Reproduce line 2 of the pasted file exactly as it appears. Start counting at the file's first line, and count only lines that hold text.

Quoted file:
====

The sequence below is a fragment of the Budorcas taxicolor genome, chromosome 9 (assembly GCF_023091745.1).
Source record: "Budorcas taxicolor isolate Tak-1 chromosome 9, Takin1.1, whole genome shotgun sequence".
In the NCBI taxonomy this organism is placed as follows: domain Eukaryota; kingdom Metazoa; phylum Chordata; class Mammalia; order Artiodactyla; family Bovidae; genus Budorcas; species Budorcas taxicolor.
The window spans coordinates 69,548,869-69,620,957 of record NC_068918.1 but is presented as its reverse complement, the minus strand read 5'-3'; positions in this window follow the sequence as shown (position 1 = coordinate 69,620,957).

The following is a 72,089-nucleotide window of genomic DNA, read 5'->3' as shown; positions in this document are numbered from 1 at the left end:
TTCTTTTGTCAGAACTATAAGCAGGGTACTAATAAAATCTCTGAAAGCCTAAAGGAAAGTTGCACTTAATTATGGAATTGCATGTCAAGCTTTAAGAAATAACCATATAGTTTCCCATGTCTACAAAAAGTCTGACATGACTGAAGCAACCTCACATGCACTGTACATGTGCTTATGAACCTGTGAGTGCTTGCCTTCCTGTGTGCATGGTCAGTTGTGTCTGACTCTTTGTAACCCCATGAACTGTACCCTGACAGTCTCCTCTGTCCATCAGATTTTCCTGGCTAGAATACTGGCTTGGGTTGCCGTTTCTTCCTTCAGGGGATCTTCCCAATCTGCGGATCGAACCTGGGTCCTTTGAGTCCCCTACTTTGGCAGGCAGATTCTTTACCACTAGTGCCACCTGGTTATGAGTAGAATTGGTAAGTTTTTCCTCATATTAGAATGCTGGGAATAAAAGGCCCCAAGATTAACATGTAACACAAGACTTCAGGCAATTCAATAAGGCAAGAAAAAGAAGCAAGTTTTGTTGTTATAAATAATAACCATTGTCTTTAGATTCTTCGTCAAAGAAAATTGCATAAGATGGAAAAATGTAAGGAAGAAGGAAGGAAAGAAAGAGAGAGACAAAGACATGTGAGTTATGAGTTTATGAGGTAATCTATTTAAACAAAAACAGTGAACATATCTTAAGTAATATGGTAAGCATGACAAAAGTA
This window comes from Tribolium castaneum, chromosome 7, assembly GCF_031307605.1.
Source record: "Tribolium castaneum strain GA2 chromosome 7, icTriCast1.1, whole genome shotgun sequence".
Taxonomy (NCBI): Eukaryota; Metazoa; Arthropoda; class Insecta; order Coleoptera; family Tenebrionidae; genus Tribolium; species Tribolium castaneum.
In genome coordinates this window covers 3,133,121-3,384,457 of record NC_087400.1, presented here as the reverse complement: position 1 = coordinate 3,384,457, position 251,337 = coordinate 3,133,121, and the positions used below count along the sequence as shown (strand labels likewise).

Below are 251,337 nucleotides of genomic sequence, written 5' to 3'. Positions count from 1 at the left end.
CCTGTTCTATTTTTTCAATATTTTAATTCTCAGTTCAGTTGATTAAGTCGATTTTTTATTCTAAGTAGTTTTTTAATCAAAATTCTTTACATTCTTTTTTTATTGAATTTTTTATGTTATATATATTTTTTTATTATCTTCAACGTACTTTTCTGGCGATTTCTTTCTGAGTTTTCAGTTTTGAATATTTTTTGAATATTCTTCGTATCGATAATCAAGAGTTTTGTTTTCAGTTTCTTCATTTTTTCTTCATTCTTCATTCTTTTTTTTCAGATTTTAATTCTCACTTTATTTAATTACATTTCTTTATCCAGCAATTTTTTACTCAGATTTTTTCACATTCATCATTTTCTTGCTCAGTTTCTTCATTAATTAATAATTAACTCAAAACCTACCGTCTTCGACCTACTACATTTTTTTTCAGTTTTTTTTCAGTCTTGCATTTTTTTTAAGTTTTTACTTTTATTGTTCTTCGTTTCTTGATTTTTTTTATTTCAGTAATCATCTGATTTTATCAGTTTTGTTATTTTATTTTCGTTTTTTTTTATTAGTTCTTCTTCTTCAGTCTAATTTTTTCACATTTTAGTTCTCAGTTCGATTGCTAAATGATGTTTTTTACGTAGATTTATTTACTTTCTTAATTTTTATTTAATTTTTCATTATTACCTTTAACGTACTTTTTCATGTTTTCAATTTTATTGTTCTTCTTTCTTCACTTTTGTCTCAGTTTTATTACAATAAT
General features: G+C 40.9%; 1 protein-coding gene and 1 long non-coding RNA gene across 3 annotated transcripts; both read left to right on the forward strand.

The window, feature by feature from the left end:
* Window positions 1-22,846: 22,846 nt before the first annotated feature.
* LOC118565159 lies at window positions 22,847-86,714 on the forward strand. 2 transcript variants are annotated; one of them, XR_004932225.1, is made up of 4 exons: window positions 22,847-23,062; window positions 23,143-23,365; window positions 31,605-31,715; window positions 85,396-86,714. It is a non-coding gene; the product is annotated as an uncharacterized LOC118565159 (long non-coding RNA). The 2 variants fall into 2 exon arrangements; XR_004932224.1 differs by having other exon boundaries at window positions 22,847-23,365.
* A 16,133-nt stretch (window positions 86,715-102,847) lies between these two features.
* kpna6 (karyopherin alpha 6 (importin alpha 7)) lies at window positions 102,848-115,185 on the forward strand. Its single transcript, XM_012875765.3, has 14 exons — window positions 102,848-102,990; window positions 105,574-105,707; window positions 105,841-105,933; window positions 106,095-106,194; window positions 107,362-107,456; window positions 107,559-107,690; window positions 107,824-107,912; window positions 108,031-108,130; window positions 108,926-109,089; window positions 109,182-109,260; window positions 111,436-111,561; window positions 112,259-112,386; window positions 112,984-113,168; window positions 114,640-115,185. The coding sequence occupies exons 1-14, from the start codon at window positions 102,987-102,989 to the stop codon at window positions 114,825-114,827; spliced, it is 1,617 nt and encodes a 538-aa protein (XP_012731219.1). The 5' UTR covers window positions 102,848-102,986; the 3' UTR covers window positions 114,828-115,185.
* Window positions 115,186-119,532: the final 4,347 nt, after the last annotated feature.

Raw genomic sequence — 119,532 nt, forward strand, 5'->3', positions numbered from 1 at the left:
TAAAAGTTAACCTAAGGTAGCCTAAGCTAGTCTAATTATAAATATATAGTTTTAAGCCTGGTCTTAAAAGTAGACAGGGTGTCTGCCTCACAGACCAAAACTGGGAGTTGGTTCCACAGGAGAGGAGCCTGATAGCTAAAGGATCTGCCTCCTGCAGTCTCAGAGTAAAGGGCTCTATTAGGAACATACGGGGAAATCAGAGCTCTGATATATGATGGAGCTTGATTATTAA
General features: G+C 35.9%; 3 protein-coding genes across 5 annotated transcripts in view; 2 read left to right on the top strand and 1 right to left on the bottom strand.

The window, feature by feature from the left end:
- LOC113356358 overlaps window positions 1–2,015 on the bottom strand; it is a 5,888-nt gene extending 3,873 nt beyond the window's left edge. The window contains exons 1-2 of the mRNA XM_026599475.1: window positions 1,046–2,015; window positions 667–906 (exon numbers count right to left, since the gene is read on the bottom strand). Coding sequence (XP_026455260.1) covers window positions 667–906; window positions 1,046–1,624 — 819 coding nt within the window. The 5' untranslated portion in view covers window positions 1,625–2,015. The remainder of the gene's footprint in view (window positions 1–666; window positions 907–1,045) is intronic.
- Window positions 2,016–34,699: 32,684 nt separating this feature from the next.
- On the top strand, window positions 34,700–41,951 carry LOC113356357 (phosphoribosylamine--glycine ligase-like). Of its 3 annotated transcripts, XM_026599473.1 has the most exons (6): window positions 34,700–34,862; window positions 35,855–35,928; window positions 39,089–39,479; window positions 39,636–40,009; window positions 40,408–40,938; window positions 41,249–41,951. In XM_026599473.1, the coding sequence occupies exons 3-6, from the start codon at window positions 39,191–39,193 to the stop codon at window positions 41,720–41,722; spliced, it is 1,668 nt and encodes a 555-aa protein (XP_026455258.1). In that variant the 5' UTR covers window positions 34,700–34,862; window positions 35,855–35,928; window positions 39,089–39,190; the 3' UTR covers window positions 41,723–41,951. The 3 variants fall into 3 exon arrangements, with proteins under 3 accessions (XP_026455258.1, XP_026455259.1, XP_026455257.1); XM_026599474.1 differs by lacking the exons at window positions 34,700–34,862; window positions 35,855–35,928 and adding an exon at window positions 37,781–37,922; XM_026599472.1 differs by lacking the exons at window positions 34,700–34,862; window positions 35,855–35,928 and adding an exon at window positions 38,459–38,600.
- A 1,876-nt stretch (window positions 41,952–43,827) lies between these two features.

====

Source record: "Budorcas taxicolor isolate Tak-1 chromosome 9, Takin1.1, whole genome shotgun sequence".